Following discussion with the Road Safety Authority, and also with Mr Ciarán Cannon TD, Minister for the Diaspora, Minister Ross has now signed regulations into law under which people with a full but non-exchangeable licence will be able to take the driving test after a reduced programme of 6 rather than 12 EDT lessons. Due to the need for changes in the RSA systems and to prepare driving instructors for the new arrangements, the new measures will take effect from 21 January 2019.

Speaking today, Minister Ross said ‘I am very pleased to be able to bring in this measure. While it is not just about returning emigrants, I know that many returning emigrants who are not able to exchange their driving licences have found the process of getting an Irish driving licence very frustrating, as well as costly and time-consuming. This new system will significantly reduce both the time and the cost involved. I am aware that some people would like us to go further. However, I have weighed up the options, and I am convinced that requiring some lessons will help people to prepare for the test and improve their chances of passing at the first go, as well as helping them to adjust to specifically Irish road traffic rules. This will benefit a growing number of people, as our economy improves and more people come here, including returning emigrants.”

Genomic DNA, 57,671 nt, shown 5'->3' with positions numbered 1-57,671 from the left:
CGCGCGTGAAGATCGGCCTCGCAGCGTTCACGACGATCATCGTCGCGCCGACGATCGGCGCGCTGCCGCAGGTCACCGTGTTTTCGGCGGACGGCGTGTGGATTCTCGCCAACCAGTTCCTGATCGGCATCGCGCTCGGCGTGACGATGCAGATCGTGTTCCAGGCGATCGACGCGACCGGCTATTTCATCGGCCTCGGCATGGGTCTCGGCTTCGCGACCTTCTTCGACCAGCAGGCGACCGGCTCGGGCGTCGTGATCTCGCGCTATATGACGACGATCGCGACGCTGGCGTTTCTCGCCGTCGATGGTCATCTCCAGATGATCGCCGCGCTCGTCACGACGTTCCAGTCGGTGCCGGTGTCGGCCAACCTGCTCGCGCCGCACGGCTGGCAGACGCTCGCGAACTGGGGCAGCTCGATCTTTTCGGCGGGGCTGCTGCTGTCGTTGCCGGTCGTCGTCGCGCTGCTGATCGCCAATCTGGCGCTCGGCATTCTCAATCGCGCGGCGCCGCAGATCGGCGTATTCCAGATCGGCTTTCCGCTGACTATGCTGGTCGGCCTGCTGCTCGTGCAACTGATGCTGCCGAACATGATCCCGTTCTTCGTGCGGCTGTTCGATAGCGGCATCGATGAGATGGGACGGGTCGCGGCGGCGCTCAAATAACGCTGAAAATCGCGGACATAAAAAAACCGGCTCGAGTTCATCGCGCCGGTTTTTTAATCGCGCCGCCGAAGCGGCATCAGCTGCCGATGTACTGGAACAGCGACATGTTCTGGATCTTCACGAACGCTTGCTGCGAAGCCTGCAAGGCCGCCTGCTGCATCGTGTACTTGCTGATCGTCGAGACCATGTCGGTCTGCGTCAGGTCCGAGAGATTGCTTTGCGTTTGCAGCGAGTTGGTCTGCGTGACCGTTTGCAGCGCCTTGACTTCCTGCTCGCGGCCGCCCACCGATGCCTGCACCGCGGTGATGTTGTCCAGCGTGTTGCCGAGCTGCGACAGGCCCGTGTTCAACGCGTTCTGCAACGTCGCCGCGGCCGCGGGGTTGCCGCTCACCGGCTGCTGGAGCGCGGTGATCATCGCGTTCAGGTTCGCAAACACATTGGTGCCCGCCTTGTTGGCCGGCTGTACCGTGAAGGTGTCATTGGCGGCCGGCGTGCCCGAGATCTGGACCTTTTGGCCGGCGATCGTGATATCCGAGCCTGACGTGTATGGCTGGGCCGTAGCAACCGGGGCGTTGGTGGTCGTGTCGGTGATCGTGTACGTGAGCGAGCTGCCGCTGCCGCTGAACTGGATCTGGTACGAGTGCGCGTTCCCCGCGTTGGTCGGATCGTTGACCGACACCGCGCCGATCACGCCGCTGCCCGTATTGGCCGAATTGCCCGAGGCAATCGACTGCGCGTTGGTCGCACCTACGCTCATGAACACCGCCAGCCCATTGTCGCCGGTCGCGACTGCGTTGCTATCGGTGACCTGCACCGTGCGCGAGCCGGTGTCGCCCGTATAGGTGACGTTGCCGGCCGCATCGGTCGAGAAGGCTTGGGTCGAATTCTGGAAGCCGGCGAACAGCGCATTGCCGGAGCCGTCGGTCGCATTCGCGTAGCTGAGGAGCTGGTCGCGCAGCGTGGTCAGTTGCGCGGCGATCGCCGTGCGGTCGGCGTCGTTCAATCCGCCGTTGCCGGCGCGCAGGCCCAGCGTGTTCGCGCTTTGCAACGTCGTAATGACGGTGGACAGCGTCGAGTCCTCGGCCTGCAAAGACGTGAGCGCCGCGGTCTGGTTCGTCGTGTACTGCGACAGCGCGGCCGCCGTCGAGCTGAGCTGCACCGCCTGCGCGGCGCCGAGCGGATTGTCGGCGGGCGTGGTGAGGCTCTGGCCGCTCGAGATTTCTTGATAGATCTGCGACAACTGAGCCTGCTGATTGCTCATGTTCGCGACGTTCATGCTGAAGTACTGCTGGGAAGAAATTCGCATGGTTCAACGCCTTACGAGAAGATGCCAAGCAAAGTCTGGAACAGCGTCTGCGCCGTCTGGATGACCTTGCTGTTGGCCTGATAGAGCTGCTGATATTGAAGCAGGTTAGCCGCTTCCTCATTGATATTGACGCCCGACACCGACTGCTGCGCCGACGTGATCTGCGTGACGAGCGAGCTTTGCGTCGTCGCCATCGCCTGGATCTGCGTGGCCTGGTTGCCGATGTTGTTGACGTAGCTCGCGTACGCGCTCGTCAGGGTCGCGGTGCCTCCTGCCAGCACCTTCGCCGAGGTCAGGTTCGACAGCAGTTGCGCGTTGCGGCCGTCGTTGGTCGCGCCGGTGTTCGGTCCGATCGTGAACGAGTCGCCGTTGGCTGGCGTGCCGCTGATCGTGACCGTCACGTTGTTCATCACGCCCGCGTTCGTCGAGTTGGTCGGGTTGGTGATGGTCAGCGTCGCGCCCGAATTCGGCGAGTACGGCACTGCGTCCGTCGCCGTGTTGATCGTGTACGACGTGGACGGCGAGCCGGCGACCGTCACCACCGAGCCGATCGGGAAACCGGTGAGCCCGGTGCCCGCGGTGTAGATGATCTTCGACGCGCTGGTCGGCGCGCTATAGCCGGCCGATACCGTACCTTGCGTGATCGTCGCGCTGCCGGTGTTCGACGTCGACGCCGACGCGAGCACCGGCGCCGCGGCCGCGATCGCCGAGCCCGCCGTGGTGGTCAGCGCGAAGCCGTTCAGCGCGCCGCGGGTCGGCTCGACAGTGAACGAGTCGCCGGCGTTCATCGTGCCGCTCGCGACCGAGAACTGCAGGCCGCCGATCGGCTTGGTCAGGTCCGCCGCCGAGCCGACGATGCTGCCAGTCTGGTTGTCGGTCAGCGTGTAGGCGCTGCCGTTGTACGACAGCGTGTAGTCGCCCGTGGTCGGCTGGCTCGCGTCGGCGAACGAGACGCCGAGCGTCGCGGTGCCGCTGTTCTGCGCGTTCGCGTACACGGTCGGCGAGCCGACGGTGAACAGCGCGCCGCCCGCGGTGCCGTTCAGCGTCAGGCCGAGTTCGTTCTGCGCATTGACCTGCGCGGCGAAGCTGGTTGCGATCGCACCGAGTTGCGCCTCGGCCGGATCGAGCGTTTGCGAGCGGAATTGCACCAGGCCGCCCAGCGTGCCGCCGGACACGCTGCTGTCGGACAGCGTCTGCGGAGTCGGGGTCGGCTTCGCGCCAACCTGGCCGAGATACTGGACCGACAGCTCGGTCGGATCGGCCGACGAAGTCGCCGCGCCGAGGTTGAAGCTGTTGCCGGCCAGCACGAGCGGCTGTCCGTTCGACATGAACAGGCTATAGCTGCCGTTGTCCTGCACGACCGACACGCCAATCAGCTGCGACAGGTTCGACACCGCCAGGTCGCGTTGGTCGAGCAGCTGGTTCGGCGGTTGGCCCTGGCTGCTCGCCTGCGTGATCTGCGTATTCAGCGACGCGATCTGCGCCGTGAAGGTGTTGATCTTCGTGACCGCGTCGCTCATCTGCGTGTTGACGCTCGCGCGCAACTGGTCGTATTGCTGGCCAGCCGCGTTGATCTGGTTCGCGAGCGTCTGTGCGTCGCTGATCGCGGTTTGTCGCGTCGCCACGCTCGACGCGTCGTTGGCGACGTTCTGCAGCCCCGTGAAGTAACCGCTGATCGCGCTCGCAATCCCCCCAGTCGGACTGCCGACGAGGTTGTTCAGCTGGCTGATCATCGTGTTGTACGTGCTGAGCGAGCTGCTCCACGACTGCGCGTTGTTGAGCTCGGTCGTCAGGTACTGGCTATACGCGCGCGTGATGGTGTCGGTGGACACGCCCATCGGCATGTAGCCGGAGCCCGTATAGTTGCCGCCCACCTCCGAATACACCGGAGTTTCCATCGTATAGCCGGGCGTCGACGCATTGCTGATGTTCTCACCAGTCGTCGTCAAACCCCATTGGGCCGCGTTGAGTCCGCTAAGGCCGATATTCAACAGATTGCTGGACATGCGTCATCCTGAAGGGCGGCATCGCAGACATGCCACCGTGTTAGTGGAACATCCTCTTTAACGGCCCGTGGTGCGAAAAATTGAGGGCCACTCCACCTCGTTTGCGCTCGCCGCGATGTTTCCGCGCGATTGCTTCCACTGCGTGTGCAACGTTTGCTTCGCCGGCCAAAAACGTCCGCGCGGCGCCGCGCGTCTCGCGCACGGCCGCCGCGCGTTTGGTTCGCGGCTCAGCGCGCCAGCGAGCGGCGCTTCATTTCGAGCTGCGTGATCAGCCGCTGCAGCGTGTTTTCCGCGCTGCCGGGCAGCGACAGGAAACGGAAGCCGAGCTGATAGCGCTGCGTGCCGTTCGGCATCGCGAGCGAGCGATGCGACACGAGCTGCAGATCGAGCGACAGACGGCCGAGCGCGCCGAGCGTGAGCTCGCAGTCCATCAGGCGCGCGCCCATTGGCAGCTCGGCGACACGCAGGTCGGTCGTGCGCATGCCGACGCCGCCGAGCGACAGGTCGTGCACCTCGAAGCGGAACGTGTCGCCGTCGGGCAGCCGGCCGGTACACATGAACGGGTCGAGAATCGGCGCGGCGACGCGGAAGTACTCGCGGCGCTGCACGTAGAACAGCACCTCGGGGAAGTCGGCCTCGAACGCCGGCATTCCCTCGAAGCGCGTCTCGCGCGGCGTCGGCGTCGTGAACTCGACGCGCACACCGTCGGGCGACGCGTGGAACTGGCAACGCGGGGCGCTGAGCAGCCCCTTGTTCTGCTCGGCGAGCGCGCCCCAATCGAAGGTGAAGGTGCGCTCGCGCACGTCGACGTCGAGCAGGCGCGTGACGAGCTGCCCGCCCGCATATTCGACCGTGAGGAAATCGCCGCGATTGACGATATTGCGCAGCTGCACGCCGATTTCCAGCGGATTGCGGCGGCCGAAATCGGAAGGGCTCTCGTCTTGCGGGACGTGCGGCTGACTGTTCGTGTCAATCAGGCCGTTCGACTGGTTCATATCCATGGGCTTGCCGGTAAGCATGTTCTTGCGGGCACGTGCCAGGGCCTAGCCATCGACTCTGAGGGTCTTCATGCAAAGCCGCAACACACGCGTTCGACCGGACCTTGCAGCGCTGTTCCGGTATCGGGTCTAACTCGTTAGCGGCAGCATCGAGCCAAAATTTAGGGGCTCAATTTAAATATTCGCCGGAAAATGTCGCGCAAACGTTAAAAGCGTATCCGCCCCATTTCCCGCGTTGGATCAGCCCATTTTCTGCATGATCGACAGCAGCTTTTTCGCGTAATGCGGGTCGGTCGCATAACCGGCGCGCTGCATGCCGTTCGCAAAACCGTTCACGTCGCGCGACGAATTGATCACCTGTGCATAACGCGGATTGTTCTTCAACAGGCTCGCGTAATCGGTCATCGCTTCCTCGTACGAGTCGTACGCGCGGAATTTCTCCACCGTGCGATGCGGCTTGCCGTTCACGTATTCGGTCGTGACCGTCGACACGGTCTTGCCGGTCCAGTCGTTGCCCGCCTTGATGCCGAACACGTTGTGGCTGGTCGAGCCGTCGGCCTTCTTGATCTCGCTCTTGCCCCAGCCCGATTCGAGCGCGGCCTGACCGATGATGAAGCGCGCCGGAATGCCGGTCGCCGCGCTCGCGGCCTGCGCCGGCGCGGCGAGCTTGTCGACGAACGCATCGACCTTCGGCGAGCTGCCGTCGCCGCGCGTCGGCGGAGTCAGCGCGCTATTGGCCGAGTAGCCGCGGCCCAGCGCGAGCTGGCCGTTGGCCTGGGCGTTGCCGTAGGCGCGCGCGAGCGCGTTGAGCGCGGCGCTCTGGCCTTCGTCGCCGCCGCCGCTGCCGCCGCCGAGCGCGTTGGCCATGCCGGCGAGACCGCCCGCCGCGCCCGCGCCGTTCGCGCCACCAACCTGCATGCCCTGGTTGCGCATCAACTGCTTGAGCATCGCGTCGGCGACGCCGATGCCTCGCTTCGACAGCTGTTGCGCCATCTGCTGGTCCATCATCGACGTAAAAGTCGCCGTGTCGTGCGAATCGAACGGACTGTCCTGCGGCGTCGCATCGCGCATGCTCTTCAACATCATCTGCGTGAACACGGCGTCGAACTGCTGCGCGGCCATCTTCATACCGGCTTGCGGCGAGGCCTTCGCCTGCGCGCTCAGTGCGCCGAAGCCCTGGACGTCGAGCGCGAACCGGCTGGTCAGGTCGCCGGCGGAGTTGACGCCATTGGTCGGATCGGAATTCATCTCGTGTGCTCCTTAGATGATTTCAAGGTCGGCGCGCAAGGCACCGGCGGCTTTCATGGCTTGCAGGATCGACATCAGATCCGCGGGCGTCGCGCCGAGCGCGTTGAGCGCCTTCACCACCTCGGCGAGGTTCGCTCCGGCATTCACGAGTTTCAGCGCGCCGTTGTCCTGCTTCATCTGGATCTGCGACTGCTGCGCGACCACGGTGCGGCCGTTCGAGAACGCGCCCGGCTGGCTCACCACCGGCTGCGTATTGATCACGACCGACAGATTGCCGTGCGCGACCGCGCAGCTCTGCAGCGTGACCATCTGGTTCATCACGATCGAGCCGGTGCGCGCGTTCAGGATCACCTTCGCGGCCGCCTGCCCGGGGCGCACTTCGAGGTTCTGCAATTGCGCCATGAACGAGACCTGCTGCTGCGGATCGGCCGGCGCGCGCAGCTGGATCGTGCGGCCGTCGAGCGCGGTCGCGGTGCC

Minister of State for the Diaspora, Ciaran Cannon TD said, “This is a welcome move by Minister Ross which will assist a number of people moving to Ireland, and we now need to continue to work across all areas of Government to remove any further barriers affecting Irish people that wish to return to Ireland to work and live.”

Democracy Camp Speech Dublin

A chairde, Fáilte go mBáile Ath Clíath
Friends welcome to Dublin

I am absolutely delighted to be here with you today for the first Transatlantic Migrant Democracy Camp to be held in Dublin, Ireland. It is also great to see so many familiar faces, and good friends here from Chicago, my adopted home town.